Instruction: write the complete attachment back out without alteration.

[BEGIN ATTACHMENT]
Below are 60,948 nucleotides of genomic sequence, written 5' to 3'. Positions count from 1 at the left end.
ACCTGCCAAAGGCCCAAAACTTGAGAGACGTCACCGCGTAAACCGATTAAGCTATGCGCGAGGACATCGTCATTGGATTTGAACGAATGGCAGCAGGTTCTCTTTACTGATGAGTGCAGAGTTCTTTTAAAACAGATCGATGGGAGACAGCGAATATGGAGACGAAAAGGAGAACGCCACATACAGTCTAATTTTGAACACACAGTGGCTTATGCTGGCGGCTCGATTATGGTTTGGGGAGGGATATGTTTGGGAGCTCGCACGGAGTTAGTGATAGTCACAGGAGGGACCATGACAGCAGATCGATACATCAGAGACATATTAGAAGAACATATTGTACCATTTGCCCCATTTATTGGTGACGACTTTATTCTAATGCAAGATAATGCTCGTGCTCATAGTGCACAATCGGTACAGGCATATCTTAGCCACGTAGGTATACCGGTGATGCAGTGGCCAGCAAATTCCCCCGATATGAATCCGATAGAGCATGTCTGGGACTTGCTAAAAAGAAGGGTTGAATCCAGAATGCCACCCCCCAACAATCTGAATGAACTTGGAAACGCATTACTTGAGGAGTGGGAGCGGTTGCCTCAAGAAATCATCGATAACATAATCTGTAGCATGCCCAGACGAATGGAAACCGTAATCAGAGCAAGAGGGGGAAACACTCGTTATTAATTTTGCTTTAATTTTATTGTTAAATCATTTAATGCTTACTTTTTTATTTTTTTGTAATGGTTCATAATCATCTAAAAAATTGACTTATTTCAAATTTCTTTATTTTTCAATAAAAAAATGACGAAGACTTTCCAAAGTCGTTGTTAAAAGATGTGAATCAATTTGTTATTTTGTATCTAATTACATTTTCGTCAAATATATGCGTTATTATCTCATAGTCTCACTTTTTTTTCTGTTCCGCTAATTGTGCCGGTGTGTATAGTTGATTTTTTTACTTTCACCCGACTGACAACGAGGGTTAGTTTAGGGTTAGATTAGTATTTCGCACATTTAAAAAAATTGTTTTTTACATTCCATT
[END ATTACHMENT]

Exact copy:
Below are 60,948 nucleotides of genomic sequence, written 5' to 3'. Positions count from 1 at the left end.
ACCTGCCAAAGGCCCAAAACTTGAGAGACGTCACCGCGTAAACCGATTAAGCTATGCGCGAGGACATCGTCATTGGATTTGAACGAATGGCAGCAGGTTCTCTTTACTGATGAGTGCAGAGTTCTTTTAAAACAGATCGATGGGAGACAGCGAATATGGAGACGAAAAGGAGAACGCCACATACAGTCTAATTTTGAACACACAGTGGCTTATGCTGGCGGCTCGATTATGGTTTGGGGAGGGATATGTTTGGGAGCTCGCACGGAGTTAGTGATAGTCACAGGAGGGACCATGACAGCAGATCGATACATCAGAGACATATTAGAAGAACATATTGTACCATTTGCCCCATTTATTGGTGACGACTTTATTCTAATGCAAGATAATGCTCGTGCTCATAGTGCACAATCGGTACAGGCATATCTTAGCCACGTAGGTATACCGGTGATGCAGTGGCCAGCAAATTCCCCCGATATGAATCCGATAGAGCATGTCTGGGACTTGCTAAAAAGAAGGGTTGAATCCAGAATGCCACCCCCCAACAATCTGAATGAACTTGGAAACGCATTACTTGAGGAGTGGGAGCGGTTGCCTCAAGAAATCATCGATAACATAATCTGTAGCATGCCCAGACGAATGGAAACCGTAATCAGAGCAAGAGGGGGAAACACTCGTTATTAATTTTGCTTTAATTTTATTGTTAAATCATTTAATGCTTACTTTTTTATTTTTTTGTAATGGTTCATAATCATCTAAAAAATTGACTTATTTCAAATTTCTTTATTTTTCAATAAAAAAATGACGAAGACTTTCCAAAGTCGTTGTTAAAAGATGTGAATCAATTTGTTATTTTGTATCTAATTACATTTTCGTCAAATATATGCGTTATTATCTCATAGTCTCACTTTTTTTTCTGTTCCGCTAATTGTGCCGGTGTGTATAGTTGATTTTTTTACTTTCACCCGACTGACAACGAGGGTTAGTTTAGGGTTAGATTAGTATTTCGCACATTTAAAAAAATTGTTTTTTACATTCCATT